Group key negotiation failure with D-link AP leading to unstable connectivity?

Jouni Malinen jkmaline at cc.hut.fi
Tue Aug 3 03:53:35 EDT 2004


On Mon, Aug 02, 2004 at 02:13:50PM +0930, Duncan Grove wrote:

> Logs from "wpa_supplicant -D hermes -c/etc/wpa_supplicant.conf -dd" show 
> the following behaviour:
> 
> 1) wpa_supplicant scans for an AP and associates
> 2) pings to AP do not flow for 3 seconds
> 3) 4-way handshake for pairwise key succeeds
> 4) pings to AP flow for 10 seconds (wpa_state=GROUP_HANDSHAKE)
> 5) group key negotiation times out
> 6) repeat from step 1

Based on the debug logs, it looks clear that the problem is caused by
either client not receiving the Group Key message or AP not sending (at
least a valid) one.

Have you used a wireless sniffer to capture the packet exchange? That
should probide useful information about the real reason for this issue.

Some WPA implementations do not care about whether the Group Key
messages are encrypted even though the standard clearly specifies that
they must be encrypted. If the AP is sending unencrypted EAPOL-Key
packets when pairwise keys are configured (this would happen, e.g., if
Group Key handshake is using unencrypted packets), the client driver is
supposed to drop the frames. Since many Windows WPA implementations do
not verify this, number of APs (even Wi-Fi certified) may be using
incorrect frames without vendors and most testers even realizing this..

> After many, many hours of this broken operation the group key 
> negotiation finally succeeds (immediately after 
> wpa_driver_hermes_set_key above) and everything after that worked fine:

That's interesting.. Maybe there is some kind of race in which the AP
actually ends up finally encrypting the Group Key frame. The encryption
key is configured just before sending this frame which could explain the
race.

> I presume this is what is meant to happen all the time. It seems to me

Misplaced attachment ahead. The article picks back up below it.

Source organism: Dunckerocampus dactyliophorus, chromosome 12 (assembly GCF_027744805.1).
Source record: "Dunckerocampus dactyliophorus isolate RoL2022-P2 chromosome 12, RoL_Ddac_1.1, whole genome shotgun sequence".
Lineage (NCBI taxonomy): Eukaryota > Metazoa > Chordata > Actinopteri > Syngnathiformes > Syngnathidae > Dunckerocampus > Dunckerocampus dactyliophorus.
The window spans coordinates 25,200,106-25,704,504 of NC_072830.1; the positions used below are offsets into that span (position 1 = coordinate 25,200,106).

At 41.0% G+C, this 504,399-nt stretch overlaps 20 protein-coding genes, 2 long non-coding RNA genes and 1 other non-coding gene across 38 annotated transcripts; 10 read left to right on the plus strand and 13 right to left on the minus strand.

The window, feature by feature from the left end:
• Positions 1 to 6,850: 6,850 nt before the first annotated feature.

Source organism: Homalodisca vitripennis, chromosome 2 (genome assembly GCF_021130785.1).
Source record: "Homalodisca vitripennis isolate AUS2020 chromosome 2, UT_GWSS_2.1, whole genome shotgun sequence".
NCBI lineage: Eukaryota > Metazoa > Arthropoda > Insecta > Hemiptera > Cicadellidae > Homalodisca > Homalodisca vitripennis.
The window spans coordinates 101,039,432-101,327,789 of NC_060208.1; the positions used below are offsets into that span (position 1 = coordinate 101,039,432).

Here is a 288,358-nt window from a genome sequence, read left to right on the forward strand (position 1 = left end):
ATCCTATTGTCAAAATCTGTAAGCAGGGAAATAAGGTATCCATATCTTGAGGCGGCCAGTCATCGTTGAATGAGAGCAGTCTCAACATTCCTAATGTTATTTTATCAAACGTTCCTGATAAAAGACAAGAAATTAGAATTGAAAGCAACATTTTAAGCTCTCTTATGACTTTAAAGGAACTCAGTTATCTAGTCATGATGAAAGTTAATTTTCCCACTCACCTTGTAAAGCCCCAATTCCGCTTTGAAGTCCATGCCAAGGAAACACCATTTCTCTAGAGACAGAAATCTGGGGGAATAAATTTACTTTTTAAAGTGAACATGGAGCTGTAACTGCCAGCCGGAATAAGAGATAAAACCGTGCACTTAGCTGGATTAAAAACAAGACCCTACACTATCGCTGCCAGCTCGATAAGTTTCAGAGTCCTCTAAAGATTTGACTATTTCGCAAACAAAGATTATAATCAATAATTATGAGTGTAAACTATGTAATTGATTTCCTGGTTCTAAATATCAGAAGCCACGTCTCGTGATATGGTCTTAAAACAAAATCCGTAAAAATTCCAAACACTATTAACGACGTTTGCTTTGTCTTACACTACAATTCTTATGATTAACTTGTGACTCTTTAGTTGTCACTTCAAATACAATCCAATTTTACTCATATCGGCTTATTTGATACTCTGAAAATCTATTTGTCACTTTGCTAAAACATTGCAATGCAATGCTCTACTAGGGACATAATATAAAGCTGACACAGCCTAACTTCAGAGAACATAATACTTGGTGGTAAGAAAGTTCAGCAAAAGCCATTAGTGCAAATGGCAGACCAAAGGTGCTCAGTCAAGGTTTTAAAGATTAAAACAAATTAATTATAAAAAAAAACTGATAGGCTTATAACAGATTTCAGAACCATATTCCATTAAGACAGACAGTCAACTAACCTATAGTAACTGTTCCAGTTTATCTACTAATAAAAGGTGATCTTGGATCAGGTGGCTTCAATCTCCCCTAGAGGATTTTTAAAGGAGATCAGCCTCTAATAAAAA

> like my AP is just not sending message 1 of the Group Key Handshake most 
> of the time and this is the source of my problem. Is this correct?

WPA is indeed supposed to use the Group Key exchange every time after
4-Way (PTK) Handshake. Your AP might be sending message 1 incorrectly
(unencrypted) in most case; wireless sniffer would tell this..

> I have also noticed a couple of other problems that may or may not be 
> related:
> 
> 1) If I stop and restart wpa_supplicant, the 4-way handshake gets stuck 
> in a rapidly repeating cycle of steps 1 and 2.

I'm not completely sure what you mean with steps 1 and 2 in this
context. This could be because of AP not clearing state properly after
new association or the client driver not actually associating again in
this case.

> 2) If I power off/power on the AP, it remains in wpa_supplicants scan 
> list, and I need to restart wpa_supplicant.

This seems to work with at least Host AP driver..

If you can send debug logs from wpa_supplicant that show these cases, I
could at least add them to my to do list as targets for more examination
at some point.

> Oh, and I have one final question: I have been able to find lots of 
> dicsussion about how often a WPA rekey happens (eg every minute, every 
> day, every 10,000 packets, etc) but I've seen hardly anything on how 
> long it takes when it does (for eg if reassociating with a new AP during 
> roaming). Is about 3 seconds (what I got above) normal, or very slow?

I would call that somewhat slow. I can completely full auth + assoc +
4-Way Handshake + Group Key handshake in well below one second even with
full debugging enabled (probably closer to 0.1 sec without debugging).
Anyway, this depends on the implementations and CPU speed to both the
client and AP, so the results are likely to vary quite a bit.

-- 
Jouni Malinen                                            PGP id EFC895FA



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